The Kentucky Derby is tomorrow (Saturday, 5/2) and I’ll be there as usual-- or, at least, my money will. I’ll be at a table in the clubhouse at Turf Paradise in Phoenix, my local track, watching the proceedings through the miracle of simulcast. The experience doesn’t beat the real thing at big, barny old Churchill Downs in Louisville, where I’ve been many times, but it’s a respectable second.
The Derby is America’s foremost horse race, which is kind of too bad because it isn’t the best contest the sport presents annually. It’s in the spring, near the beginning of the racing season, and its field is limited to three-year-olds, who are equine teenagers. The Breeders’ Cup Classic, an open-age event staged in November, is a truer championship test, but it lacks the Derby’s weight of tradition and hype and so goes off less sung.
But because the Derby is an Event with a capital “E” it has something no other horse race can match: an audience whose demographics pretty much mirror that of other mass entertainments. By that I mean it attracts people of both sexes and all ages in the adult range. Especially welcome at Churchill or the simulcast outlets are young or youngish women, often bedecked in the elaborate hats that have become part of the Derby scene. There’s nothing like a fashion show to bring out the ladies.
That’s in marked contrast to the usual racing crowd, which is overwhelmingly male and dowdy and predominantly, uh, elderly. Okay, old. I’m a regular in the TV carrels at Turf Paradise on Saturdays, when many of the better races are run, and at 71 I think I bring down the average age of the house. It doesn’t take a crystal ball to foresee a time when the erstwhile Sport of Kings will be in even worse shape than it is now.
It’s no mystery why racing has become the preserve of the long in tooth. Picking winners is a scholarly pursuit that involves the diligent study of the Daily Racing Form, whose dense pages of numbers contain the histories of every horse running at every track in the nation on a given day. It requires an iron butt and the ability to concentrate, two things notably lacking among today’s young. Generations brought up on video games that deliver kills or their equivalent every few seconds—and with easy access to casino games that offer payoffs at a similar rate—are not about to strain their eyes and brains trying to dope out the third race at Santa Anita.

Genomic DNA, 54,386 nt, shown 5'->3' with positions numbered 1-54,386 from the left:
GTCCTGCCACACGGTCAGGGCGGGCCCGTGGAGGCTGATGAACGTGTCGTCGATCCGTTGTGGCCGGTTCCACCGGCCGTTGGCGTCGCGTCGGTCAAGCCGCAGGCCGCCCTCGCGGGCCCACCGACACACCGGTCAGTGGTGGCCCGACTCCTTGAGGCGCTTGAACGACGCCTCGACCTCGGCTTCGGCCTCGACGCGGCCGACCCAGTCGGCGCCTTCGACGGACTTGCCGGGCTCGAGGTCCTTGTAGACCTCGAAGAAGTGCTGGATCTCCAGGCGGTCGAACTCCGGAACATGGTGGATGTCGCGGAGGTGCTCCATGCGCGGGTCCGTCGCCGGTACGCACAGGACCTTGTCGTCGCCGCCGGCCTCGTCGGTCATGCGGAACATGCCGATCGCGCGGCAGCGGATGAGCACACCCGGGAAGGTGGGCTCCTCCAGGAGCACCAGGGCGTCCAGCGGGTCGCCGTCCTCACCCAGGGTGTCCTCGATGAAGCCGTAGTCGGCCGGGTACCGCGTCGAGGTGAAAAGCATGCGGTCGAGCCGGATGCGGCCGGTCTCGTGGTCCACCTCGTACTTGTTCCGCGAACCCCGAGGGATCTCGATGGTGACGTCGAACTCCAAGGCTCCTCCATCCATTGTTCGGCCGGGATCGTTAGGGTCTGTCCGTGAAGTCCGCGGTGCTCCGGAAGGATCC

By me that’s too bad, because the reward of being right at the track goes beyond any monetary return. Most gambling games are exercises in statistical probability, with the only skill being the ability to recognize the true odds of any choice. Picking a winner at the track involves weighing such diverse factors as speed, distance, venue, age, weight, track condition, the fitness of the animals and the relative abilities of their human connections. When you’re successful you have real reason to pat yourself on the back.
I got my schooling in the handicapper’s art from the best possible source, Sam “The Genius” Lewin. Sam, a smart man and an expansive character, made a nice living living up to his nickname at the East Coast tracks in days past. In 1968 I did a feature story on him for the Wall Street Journal, and a publisher saw it and ordered up a book written by me in Sam’s voice. The product, titled “The Education of a Horseplayer,” came out the next year. Used copies—some fetching more than their original price-- are still offered on the internet. The book’s approaches remain valid even though its examples are long out of date.
Space prohibits me from relaying much of Sam’s wisdom here, but I can pass on his guiding principle. It’s the motto “Pace Makes the Race.” That means that the manner in which a race is run determines its outcome.
To elucidate, horses generally exhibit one of three distinct running styles: they like to take the lead in the early going, stay with the pack or trail the field before making their runs. A front-runner who goes unchallenged almost always wins. When two or more horses vie for the early lead, the late runners come into the picture.
Cigarette holder jutting, Sam would pore over the DRF tables, seeking to envision which horse or horses would move out smartly, which would challenge at mid-race, which would surge late. When his mental picture was clear he’d put his money down, sometimes quite a lot.
As I’ve said, it’s usually more complicated than that, but sometimes it’s less so. On some days the numbers just sit on the pages, unresponsive, but on other, rarer, days—when you aren’t diverted by the tote board, your companions’ conversation or your dinner plans-- they seem to talk to you. You become powerful, omnipotent. You float to the windows to collect. You fill out the IRS forms required of big winners.
A day like that is wonderful in a way that never gets old. It keeps you coming back far more often than it should.
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